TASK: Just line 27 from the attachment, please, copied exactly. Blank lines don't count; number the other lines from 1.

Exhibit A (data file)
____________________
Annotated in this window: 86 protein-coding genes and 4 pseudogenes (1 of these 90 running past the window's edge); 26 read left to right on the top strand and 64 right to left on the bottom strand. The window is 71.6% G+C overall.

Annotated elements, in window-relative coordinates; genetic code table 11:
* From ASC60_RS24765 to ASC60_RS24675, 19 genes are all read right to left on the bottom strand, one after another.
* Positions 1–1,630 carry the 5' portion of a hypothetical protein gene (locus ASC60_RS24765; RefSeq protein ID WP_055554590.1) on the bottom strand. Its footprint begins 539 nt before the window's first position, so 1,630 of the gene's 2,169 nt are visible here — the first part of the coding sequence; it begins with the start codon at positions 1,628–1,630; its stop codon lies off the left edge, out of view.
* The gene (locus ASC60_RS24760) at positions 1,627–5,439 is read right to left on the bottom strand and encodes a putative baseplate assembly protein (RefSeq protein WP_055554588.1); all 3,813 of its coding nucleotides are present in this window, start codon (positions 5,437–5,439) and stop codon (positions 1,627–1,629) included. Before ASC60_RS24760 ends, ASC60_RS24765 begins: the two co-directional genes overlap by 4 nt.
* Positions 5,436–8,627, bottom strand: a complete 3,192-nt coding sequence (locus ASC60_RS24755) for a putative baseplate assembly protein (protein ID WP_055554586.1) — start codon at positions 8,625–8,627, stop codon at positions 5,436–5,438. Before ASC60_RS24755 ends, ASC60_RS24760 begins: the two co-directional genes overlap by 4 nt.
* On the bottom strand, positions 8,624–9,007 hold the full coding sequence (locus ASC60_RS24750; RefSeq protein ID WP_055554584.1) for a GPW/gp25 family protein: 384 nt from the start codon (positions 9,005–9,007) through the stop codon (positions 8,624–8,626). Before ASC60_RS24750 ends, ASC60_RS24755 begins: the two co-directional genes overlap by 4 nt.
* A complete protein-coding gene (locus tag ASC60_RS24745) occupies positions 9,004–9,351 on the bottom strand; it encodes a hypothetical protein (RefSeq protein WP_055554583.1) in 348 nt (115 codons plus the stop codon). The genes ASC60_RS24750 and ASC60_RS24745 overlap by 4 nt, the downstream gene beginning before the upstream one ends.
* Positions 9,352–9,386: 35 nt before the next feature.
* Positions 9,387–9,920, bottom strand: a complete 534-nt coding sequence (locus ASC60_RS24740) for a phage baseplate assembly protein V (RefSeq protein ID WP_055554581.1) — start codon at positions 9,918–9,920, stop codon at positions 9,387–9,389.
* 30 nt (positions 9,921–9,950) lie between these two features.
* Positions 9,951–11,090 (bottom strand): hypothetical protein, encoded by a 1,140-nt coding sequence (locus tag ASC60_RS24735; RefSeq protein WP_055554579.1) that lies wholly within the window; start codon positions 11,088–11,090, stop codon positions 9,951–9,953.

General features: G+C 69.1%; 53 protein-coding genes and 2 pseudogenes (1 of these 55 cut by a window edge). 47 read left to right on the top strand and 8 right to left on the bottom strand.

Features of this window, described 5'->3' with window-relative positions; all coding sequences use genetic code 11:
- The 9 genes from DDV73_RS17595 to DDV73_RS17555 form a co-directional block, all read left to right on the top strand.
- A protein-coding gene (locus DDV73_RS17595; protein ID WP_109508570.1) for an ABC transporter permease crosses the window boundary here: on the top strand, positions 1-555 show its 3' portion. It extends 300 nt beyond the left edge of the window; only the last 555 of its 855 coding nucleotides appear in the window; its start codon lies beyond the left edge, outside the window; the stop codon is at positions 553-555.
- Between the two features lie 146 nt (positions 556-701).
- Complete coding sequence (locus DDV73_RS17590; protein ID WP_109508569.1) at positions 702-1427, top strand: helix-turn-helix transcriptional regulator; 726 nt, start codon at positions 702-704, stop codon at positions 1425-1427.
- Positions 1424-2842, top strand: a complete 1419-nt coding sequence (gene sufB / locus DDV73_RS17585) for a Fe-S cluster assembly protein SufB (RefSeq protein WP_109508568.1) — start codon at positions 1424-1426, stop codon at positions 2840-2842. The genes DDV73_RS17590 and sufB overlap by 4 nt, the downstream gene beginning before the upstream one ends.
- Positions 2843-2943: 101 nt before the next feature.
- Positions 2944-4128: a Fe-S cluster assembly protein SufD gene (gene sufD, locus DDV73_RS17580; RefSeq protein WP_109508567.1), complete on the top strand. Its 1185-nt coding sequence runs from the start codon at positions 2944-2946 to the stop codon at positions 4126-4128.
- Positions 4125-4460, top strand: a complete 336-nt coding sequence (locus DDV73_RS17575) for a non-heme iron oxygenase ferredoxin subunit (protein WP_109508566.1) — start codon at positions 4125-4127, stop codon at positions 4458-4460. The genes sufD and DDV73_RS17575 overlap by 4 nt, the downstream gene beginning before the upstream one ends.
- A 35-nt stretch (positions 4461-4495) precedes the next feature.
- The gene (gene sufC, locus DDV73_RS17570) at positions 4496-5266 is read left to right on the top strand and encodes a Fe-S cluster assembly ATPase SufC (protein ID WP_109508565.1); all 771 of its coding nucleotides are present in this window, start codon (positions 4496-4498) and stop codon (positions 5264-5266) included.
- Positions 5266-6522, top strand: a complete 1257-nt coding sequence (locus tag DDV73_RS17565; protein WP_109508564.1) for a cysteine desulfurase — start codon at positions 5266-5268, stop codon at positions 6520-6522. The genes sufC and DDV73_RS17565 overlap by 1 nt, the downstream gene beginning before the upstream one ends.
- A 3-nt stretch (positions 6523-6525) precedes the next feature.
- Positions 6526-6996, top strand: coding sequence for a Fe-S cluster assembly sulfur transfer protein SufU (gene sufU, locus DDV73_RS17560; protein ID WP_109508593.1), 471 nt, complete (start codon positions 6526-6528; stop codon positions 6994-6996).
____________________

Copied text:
- Positions 6526-6996, top strand: coding sequence for a Fe-S cluster assembly sulfur transfer protein SufU (gene sufU, locus DDV73_RS17560; protein ID WP_109508593.1), 471 nt, complete (start codon positions 6526-6528; stop codon positions 6994-6996).